Providing for Future Generations — More for the Mission
Responsible stewardship is at the core of the Minnesota Historical Society’s mission. Through preserving, sharing and connecting, MNHS uses the power of history to transform lives.
More for the Mission is MNHS’ innovative sustainability program that builds on the MNHS mission. By focusing on environmental data, More for the Mission helps MNHS reduce greenhouse gas emissions, conserve energy and reduce costs, ensuring that MNHS can continue to provide highquality programs for future generations. Since the project's beginning, 75 strategies have been identified that would save the organization nearly $2 million in utility bills over a 5-year period and reduce greenhouse gas emissions by 15 percent.
Historic preservation aligns with environmental stewardship efforts. MNHS operates or maintains nearly 150 historic buildings totaling more than 793,000 square feet, including the ruins of the Washburn ‘A’ Mill at Mill City Museum, Split Rock Lighthouse and Historic Fort Snelling. The National Trust for Historic Preservation notes that the “reuse of historic and older buildings, greening the existing building stock, and reinvestment in older and historic communities, is crucial to combating climate change.”
The “More for the Mission” initiative has received popular support, and has been featured in a number of recent publications: "The Green Museum: A Primer on Environmental Practice" by Sarah Brophy and Elizabeth Wiley, "Sustainable Museums: Strategies for the 21st Century" by Rachel Madan, and "Environmental Sustainability at History Museums and Historic Sites" by Sarah Sutton. In addition, a number of public and private funders have provided support to help make these projects happen, including grants from the National Endowment of the Humanities, the Fidelity Foundation and the Bush Foundation.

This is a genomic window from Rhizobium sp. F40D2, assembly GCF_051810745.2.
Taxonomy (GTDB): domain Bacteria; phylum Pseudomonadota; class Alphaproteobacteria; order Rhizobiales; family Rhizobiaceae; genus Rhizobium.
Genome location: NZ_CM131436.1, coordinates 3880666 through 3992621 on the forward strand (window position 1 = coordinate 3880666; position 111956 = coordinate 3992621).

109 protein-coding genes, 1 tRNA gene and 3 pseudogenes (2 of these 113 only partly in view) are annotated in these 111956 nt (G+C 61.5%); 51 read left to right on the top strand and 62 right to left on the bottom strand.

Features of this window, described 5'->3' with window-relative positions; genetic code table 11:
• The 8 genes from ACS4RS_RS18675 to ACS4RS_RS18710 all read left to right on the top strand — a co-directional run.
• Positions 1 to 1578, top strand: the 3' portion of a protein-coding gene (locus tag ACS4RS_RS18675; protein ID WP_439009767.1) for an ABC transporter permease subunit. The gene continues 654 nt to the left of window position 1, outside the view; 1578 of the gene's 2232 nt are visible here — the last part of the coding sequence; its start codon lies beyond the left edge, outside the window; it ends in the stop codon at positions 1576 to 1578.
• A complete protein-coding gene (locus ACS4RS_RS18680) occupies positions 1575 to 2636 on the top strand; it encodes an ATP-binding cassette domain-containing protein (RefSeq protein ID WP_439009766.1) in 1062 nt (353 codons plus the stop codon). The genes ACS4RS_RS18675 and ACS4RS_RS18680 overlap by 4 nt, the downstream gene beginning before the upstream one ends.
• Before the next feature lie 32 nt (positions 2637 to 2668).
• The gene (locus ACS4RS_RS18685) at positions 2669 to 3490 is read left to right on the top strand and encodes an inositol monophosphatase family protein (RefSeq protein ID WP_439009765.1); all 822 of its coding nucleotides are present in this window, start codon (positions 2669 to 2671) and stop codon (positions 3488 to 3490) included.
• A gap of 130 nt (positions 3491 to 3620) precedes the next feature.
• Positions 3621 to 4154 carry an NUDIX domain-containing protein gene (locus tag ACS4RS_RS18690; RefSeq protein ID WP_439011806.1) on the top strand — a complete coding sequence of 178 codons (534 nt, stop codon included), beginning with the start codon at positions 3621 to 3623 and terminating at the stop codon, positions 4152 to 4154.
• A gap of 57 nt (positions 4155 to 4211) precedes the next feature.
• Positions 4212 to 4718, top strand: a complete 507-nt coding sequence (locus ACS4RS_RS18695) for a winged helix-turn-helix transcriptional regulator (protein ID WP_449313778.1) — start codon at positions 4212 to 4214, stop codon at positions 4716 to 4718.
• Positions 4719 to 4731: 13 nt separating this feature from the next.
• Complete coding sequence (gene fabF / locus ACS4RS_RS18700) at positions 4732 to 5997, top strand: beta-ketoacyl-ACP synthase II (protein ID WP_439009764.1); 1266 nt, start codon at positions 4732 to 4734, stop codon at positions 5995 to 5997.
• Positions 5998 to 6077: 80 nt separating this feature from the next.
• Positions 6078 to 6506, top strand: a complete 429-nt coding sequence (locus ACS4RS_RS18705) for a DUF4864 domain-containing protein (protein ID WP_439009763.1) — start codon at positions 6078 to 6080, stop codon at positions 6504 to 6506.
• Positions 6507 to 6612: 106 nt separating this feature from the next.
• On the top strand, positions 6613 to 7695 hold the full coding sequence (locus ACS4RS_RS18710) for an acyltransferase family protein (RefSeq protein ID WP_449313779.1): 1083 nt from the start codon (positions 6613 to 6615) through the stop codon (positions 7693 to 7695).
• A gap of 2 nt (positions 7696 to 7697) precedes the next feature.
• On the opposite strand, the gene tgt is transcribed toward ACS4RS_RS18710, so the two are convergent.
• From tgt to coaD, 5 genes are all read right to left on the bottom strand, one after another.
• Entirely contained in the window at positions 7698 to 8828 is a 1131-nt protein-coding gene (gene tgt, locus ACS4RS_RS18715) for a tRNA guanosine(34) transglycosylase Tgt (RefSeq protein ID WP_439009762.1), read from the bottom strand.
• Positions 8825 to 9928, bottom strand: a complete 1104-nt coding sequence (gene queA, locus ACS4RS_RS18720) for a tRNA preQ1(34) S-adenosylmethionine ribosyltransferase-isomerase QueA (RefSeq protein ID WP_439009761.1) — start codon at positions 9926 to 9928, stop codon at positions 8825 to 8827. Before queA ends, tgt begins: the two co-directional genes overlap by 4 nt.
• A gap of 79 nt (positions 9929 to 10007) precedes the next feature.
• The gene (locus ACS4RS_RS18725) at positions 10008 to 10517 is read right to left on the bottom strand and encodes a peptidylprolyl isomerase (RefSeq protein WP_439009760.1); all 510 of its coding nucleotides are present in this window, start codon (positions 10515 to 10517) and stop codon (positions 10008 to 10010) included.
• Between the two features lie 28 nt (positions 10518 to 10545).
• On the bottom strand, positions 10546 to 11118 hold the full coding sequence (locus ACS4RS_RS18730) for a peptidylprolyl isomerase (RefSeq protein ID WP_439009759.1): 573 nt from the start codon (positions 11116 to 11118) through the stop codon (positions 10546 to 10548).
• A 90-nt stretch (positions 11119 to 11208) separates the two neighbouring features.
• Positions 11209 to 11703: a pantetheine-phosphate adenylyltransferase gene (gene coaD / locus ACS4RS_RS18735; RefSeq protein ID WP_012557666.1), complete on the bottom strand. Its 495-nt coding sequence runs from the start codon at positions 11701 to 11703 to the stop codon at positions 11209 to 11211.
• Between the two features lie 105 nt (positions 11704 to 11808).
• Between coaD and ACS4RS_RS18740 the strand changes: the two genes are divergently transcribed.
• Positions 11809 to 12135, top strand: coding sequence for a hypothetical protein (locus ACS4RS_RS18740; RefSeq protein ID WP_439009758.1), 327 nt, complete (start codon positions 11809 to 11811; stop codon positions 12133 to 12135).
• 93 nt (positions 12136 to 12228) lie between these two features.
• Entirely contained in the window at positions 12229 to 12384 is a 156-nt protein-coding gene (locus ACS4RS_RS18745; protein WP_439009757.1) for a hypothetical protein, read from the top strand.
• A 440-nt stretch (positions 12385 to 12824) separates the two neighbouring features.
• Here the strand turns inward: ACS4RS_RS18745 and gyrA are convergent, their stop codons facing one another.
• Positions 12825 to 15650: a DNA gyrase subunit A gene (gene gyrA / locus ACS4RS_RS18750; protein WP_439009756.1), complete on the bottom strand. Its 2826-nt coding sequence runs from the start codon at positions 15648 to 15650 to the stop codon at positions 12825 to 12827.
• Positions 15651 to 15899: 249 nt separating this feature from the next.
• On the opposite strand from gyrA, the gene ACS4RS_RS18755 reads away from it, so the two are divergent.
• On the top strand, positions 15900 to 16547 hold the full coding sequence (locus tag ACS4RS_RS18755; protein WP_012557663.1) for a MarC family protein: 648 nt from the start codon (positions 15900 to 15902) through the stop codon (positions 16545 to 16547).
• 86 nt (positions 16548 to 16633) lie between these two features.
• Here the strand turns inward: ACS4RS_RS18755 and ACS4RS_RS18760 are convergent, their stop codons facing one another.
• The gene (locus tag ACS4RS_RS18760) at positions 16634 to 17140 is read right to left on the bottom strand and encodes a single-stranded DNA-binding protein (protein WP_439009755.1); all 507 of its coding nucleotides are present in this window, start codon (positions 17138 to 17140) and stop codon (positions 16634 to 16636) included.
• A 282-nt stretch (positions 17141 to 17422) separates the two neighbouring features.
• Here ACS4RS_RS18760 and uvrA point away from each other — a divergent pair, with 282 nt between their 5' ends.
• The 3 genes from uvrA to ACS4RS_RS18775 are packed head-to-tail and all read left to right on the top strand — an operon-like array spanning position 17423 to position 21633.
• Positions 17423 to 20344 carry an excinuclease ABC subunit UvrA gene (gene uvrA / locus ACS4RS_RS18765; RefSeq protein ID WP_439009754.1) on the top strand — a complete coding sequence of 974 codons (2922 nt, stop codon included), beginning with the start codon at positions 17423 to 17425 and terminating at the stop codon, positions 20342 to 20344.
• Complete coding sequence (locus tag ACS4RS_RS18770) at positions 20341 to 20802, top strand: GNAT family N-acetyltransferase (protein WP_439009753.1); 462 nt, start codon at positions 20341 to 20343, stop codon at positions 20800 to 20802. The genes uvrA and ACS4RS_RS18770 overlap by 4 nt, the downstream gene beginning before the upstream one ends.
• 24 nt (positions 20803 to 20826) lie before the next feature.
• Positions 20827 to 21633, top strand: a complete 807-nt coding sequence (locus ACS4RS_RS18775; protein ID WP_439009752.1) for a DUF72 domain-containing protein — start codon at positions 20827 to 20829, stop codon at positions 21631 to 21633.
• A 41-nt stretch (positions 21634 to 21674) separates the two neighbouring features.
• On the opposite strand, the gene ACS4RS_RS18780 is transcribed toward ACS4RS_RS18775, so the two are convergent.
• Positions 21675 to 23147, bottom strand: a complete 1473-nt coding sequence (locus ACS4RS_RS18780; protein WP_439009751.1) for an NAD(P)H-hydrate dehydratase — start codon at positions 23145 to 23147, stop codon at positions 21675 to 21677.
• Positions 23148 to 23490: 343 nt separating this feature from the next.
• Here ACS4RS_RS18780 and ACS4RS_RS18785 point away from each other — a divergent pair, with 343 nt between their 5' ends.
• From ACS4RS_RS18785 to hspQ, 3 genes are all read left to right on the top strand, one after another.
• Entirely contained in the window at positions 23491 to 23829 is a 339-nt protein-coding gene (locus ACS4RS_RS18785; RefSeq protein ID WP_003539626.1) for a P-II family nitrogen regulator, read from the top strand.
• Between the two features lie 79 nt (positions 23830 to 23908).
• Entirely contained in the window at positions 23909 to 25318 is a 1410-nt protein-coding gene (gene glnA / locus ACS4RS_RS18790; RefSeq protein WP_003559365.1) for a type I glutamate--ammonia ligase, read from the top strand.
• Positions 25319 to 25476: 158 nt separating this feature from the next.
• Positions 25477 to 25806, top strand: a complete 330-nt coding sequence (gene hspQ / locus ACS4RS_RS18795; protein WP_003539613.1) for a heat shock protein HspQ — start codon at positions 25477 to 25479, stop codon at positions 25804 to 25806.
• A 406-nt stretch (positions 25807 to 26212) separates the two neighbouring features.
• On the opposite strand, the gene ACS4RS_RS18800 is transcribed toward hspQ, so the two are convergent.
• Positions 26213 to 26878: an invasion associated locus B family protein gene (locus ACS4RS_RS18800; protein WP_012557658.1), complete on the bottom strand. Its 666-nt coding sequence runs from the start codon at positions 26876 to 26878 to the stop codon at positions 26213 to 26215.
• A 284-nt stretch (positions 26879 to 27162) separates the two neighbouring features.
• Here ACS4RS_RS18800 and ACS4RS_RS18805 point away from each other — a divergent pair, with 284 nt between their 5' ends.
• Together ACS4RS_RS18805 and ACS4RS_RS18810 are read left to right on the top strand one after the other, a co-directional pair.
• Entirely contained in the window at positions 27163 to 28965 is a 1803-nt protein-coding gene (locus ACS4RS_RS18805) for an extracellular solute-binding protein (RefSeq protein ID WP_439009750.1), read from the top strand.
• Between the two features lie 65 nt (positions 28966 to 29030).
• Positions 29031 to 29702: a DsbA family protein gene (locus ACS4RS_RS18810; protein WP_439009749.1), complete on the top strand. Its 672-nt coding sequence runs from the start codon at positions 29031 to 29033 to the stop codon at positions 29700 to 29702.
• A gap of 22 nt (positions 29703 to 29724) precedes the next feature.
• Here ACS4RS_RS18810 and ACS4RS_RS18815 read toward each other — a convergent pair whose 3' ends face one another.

From the Blog
This interview was conducted by Yixuan Cai, our Summer 2015 Sustainability intern. Yixuan co-wrote this post with Shengyin Xu. It was edited by Samuel Courtier.
Craig Johnson: "Yes, it's true that it is a place of conspicuous consumption---they had way too much and no one needs all that---, yet many of the choices they made were much more sustainable than the ones we make today.”
Craig Johnson discusses Sustainability at James J. Hill House and in his personal life.
At first glance, it may appear that James J. Hill House has little to teach us about Sustainability. Indeed, as the Gilded Age mansion of the 'Empire Builder,' Hill House seems to embody extravagance and---borrowing terminology from Craig---'conspicuous consumption.' However, during our interview, Craig shed light on the variety of opportunities he's found for incorporating Sustainability into the Hill House's story and day-to-day operations.